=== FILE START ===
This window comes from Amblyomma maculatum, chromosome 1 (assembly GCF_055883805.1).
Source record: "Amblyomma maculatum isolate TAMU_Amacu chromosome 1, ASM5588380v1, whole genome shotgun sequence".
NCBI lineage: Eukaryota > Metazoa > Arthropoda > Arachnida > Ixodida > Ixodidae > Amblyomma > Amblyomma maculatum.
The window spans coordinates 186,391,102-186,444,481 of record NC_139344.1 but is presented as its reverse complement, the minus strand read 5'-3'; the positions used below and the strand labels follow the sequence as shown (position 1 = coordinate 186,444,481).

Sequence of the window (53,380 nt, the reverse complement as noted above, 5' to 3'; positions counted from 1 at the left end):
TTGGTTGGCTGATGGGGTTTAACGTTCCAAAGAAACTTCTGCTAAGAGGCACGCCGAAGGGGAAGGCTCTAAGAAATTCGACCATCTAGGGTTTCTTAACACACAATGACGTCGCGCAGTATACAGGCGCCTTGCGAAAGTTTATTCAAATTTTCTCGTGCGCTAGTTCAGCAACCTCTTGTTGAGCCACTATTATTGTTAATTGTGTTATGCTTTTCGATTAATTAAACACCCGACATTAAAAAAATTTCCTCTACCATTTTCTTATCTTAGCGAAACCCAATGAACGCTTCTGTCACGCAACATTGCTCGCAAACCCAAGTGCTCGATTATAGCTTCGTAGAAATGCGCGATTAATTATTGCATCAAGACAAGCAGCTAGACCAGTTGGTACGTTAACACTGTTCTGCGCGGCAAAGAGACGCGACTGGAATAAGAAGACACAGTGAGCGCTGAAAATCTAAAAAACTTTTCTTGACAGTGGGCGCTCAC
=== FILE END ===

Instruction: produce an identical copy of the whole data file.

This window comes from Amblyomma maculatum, chromosome 1 (assembly GCF_055883805.1).
Source record: "Amblyomma maculatum isolate TAMU_Amacu chromosome 1, ASM5588380v1, whole genome shotgun sequence".
NCBI lineage: Eukaryota > Metazoa > Arthropoda > Arachnida > Ixodida > Ixodidae > Amblyomma > Amblyomma maculatum.
The window spans coordinates 186,391,102-186,444,481 of record NC_139344.1 but is presented as its reverse complement, the minus strand read 5'-3'; the positions used below and the strand labels follow the sequence as shown (position 1 = coordinate 186,444,481).

Sequence of the window (53,380 nt, the reverse complement as noted above, 5' to 3'; positions counted from 1 at the left end):
TTGGTTGGCTGATGGGGTTTAACGTTCCAAAGAAACTTCTGCTAAGAGGCACGCCGAAGGGGAAGGCTCTAAGAAATTCGACCATCTAGGGTTTCTTAACACACAATGACGTCGCGCAGTATACAGGCGCCTTGCGAAAGTTTATTCAAATTTTCTCGTGCGCTAGTTCAGCAACCTCTTGTTGAGCCACTATTATTGTTAATTGTGTTATGCTTTTCGATTAATTAAACACCCGACATTAAAAAAATTTCCTCTACCATTTTCTTATCTTAGCGAAACCCAATGAACGCTTCTGTCACGCAACATTGCTCGCAAACCCAAGTGCTCGATTATAGCTTCGTAGAAATGCGCGATTAATTATTGCATCAAGACAAGCAGCTAGACCAGTTGGTACGTTAACACTGTTCTGCGCGGCAAAGAGACGCGACTGGAATAAGAAGACACAGTGAGCGCTGAAAATCTAAAAAACTTTTCTTGACAGTGGGCGCTCAC